Been a while since I indulged in my weeaboo leanings and watched any anime (YuGiOh! Arc-V doesn't count) so after seeing loads of people spunking off over it down at the local games shops, and finding out that the entire series is available to watch for free on Youtube, I thought I'd give Cardfight a try.
Now, I mostly don't watch modern animes (YuGiOh! Arc-V doesn't count) simply because I don't like the way that most modern animes have gone down the route of being all emo to make them more down with the kids at the expense of sex demons and lots of gratuitous violence and swearing, however I must admit a slight fondness for animes based on gaming, so, therefore, I should like Cardfight....hmmmm.
So, the story arc of the first series, and what a series it is too coming in at a whopping 65 episodes, revolves around, as many of these types of show do, the card game "Cardfight!! Vanguard", which is said to be the most popular card game in the world.
Aichi Sendo is a teenaged boy who is a bit of a loner and gets bullied a lot, however one day his favourite trading card, "Blaster Blade", which was given to him as a gift (even though at the beginning of the series he has no interest in playing CCGs) is stolen by two bullies who plan to use it to beat the local Cardfight champion, Kai (who originally gave Aichi the Blaster Blade card).
Aichi races to the games shop "Card Capital" to beg for his favourite card back, however Kai has already beaten the bullies and taken "Blaster Blade" for himself, so Aichi challenges this as yet unbeaten "Cardfighter" to a game with the prize for winning being that Aichi gets his card back.
Aichi, despite never having played Cardfight!! before manages to win and finds that he rather enjoys the game, so he becomes a regular visitor to Card Capital, eventually becoming one of the stores top 4 players, earnig himself a place on the store team in the national Cardfight tournaments.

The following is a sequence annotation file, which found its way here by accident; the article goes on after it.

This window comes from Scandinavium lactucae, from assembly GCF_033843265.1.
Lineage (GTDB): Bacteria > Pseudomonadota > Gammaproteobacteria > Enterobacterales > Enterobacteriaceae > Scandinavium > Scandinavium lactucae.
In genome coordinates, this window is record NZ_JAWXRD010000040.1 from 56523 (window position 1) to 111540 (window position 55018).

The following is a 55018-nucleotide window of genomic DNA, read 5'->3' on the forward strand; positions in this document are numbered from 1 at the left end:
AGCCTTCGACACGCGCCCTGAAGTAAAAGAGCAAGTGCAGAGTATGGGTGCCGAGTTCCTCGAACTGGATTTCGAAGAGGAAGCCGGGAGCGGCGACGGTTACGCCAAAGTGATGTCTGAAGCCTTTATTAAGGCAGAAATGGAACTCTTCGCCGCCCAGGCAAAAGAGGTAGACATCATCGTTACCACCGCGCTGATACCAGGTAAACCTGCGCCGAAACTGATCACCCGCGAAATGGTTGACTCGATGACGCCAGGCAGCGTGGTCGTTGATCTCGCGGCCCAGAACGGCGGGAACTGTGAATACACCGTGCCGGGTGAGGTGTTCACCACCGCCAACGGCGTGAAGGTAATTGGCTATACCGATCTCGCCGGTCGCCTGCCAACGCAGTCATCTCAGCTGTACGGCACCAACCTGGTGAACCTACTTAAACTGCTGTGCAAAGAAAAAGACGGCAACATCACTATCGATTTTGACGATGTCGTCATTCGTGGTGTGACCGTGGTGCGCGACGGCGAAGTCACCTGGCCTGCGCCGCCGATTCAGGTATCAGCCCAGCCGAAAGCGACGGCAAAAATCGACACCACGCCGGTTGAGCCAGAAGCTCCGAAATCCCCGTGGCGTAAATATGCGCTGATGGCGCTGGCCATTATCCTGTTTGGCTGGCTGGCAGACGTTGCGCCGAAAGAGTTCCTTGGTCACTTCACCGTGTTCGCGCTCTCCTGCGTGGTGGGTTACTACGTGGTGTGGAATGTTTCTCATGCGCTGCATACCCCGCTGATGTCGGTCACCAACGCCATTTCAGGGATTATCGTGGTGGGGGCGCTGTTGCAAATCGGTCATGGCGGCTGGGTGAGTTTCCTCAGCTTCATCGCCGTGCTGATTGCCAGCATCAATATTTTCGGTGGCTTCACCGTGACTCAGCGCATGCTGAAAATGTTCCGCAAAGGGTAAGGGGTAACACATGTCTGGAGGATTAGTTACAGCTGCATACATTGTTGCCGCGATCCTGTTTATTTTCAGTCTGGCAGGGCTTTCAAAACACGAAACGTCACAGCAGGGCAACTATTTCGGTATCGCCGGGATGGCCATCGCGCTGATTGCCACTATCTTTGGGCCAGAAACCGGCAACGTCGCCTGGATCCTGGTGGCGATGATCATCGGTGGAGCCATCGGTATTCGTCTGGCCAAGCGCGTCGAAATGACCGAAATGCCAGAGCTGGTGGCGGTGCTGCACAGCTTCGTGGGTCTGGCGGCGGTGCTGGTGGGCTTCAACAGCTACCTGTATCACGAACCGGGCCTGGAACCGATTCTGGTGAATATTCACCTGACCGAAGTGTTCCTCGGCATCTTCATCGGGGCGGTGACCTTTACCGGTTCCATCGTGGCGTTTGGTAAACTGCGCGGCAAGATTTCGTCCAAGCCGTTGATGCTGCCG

Through paying the game, Aichi gains a lot of self confidence, as well as making new friends, however, as always, he makes enemies in the form of another Cardfighter called Ren, who has the mysterious power to be able to see the outcome of games before they have been played, and thus remains the worlds unbeaten Cardfight Champion, as he basically abuses his power to cheat.
Aichi finds out that he too shares Rens power, and it begins to corrupt him, however through various struggles, Aichi and his team mates emerge victorious at the Cardfight national championships on their second attempt....
Phew!, 65 episodes....yeahhhhh.
First off its worth stating the obvious that the series exists purely as an advertisment designed to sell Cardfight game cards to viewers, however, unlike YuGiOh!, the series does NOT misrepresent card powers, what cards you see on screen would be exactly the same as they would be if you bought a pack or sealed deck of them in real life, so that is a bonus right there.
The first 20 or so episodes make sure that the viewer understands the games rules of play, which is a good thing being as that having watched loads of games of Vanguard in real life, up until I watched this series I had absolutely no idea what was going on, so at the very least, I could now play a game of Vanguard without having to refer to rulebooks or ask my opponent what to do (I will also state that despite asking several Vanguard players how you play in RL, none of them could be arsed showing me...tight arsed bastards!, probably didn't want me to crush them or something...grr).
So, did I enjoy this series?, well,t he answer to that question is a simple "meh".
While I liked the overall premise of the series, and the fact that the show teaches you how to play the game and presents you with varying styles and strategies of play, I did not like how for the vast majority of the time, the show consists of two people playing a game of cards whilst making snidy comments to each other.
Even the overall story arc of series 1 was pretty boring, and went on waaaaayyyy too long to hold much interest to anyone who isn't interested in the game. Yes, yes, I realise that YuGiOh! does exactly the same sort of thing, however the "game playing" portions of that show are interesting to watch because they genuinely do add something to the story, whereas Cardfights in game dialogue simply consists of the players trading thinly veiled insults whilst playing the same cards over and over and over again and then waiting until either one of them fucks up or one of them gets lucky and manages to pull the right card during their drive trigger phase so that they annihilate the other player (this is probably a harsh observation being as that the RL CCGs game mechanics are at fault here, however devoting a whole 65 episodes to seeing the same people play the same game over and over again gets a bit tiresome).
Yeah, Team Q4, as Aichi and his mates are called, literally play the same opponents over and over again and its dead obvious what they are going to play and whether they will win or lose before they have even started trading insults.
There are 3 (at time of writing) follow up series, "Asia Circuit" , "Link joker" and "Legion Mate", I haven't watched any of the others yet but I'm going to give them a chance, as hopefully story will take precedence over scenes of people standing at gaming tables.